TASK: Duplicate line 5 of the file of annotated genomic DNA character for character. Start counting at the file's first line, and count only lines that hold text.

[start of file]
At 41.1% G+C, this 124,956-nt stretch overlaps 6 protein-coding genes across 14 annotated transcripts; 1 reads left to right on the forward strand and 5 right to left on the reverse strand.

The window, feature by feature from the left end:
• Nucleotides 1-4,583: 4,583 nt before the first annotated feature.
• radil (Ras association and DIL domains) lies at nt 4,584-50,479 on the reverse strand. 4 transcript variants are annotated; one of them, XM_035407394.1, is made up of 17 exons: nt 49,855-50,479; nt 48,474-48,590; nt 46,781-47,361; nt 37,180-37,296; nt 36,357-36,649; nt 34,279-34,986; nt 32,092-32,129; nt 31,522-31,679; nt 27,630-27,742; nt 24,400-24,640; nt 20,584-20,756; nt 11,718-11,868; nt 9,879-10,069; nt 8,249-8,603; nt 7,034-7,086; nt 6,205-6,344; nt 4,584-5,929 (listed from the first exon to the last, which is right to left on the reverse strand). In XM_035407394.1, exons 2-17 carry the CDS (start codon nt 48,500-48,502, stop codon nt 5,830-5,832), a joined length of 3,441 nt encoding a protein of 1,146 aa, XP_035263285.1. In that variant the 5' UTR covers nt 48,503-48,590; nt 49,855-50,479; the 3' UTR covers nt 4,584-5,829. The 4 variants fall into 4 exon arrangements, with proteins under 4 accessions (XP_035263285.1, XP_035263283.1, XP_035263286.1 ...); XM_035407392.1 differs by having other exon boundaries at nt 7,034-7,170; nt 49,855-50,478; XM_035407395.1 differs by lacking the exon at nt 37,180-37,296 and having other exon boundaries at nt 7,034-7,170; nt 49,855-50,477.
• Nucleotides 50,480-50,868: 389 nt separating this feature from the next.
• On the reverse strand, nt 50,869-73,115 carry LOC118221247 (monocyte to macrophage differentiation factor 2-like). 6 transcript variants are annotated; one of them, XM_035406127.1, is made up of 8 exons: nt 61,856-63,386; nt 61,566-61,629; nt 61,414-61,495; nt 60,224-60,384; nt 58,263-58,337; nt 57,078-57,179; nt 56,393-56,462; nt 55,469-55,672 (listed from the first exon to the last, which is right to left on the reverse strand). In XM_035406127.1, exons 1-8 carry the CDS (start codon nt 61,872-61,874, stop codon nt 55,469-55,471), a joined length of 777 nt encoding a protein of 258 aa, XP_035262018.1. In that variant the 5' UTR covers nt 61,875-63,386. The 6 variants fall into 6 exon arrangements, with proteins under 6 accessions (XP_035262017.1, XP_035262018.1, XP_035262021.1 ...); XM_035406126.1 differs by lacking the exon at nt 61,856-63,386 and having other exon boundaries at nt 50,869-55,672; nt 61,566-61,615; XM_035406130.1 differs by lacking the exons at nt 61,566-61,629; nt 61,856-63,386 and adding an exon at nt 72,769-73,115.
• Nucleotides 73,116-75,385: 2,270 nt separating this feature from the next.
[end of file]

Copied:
• Nucleotides 50,480-50,868: 389 nt separating this feature from the next.